In my youth, I aspired to emulate America’s best aviators, astronauts like Alan Sheppard, John Glenn and Neil Armstrong. My aspirations led me to become a pilot in the U.S. Navy. Now, as NASA’s administrator, I have the opportunity to support a new generation of America’s best pilots, operators and space explorers as we venture deeper into the universe than ever before. I am humbled to lead this journey. I’m excited about what it means for our future, and I believe it is essential to the security of our nation.

To do that we need a sustainable, human presence beyond Earth’s orbit. That starts with the Gateway — a lunar orbiting outpost designed to ensure the safe transit of astronauts to the lunar surface and back home again.

The Gateway will be the home base for the first reusable human lunar lander system. It’s a sustainable approach that creates more commercial opportunities, which is necessary for long-term human space exploration. Crews will use our powerful Space Launch System (SLS) rocket and Orion spacecraft to travel to the Gateway and return safely home.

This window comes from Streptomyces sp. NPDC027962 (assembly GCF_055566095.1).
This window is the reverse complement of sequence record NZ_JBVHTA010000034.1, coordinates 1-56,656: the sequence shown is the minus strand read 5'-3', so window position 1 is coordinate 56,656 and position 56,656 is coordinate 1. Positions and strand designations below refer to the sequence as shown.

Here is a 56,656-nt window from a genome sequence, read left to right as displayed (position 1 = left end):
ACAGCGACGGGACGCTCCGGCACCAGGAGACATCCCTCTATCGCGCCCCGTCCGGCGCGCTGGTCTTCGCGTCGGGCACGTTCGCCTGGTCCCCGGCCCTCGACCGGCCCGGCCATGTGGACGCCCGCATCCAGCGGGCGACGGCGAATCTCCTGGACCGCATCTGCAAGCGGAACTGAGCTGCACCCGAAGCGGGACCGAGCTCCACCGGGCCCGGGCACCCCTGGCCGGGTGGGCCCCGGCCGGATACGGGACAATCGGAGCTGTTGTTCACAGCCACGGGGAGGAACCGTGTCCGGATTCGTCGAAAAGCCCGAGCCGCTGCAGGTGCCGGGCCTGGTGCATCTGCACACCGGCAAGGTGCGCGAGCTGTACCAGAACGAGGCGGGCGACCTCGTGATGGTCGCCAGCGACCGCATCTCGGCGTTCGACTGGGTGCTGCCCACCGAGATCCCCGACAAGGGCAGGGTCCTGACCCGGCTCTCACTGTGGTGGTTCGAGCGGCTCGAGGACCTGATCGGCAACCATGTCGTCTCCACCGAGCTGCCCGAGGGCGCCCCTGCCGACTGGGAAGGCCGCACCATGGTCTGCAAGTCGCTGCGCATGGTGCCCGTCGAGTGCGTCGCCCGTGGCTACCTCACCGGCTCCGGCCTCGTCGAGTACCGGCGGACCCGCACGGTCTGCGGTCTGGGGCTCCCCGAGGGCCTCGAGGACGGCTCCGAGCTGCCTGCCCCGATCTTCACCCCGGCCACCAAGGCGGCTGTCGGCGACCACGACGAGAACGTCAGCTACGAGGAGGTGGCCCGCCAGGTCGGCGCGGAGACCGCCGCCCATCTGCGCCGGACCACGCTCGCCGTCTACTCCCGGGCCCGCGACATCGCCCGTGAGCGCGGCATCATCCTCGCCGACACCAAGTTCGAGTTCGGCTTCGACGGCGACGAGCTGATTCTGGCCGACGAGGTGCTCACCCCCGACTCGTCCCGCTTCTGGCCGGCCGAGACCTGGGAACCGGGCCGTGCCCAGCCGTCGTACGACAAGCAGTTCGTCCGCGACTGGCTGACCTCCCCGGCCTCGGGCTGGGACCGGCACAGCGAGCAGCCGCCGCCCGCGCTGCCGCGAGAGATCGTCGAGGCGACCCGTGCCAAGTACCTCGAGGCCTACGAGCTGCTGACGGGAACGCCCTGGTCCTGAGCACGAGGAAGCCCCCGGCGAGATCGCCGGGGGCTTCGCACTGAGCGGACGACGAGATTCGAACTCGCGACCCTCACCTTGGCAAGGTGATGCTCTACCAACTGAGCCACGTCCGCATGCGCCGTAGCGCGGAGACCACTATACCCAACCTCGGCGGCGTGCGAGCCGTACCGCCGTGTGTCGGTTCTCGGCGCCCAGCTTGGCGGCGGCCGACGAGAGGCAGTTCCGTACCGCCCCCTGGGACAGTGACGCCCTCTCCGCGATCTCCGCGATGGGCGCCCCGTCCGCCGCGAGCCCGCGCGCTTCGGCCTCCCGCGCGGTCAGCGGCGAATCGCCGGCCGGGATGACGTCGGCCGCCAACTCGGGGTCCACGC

We want to get started as quickly as possible, so we are inviting private industry and other potential partners to meet with us next week at NASA Headquarters to discuss human lunar landers.

We have already committed to working with nine American companies to send new science instruments and technology demonstrations to the surface on commercial cargo moon deliveries. Following these early Commercial Lunar Payload Services (CLPS) missions will be a larger, more reliable and reusable lander system built for astronauts. We plan to award our first CLPS delivery task order early this year and target the first commercial lunar surface landing by the end of 2020.

President Trump has charged us with a bolder exploration mission — not to leave footsteps and plant flags but to learn how to live away from Earth. We are responding to that call while also continuing to look for scientific discoveries in the solar system and developing SLS, Orion and the Gateway. Working with our commercial and international partners, we will establish a foundation for ongoing human exploration of our nearest celestial neighbor.

Following a buildup of capabilities, our goal is to land astronauts on the moon within the next decade. Billions of people around the world will watch history being made as astronauts explore more of the surface for longer periods of time than ever before, and help us prepare for missions to Mars and other destinations.

We’re actively seeking ideas from the best and brightest from American industry. I may have missed the first human landing on the moon, but I’m working to ensure that I see the next one, along with the rest of the world.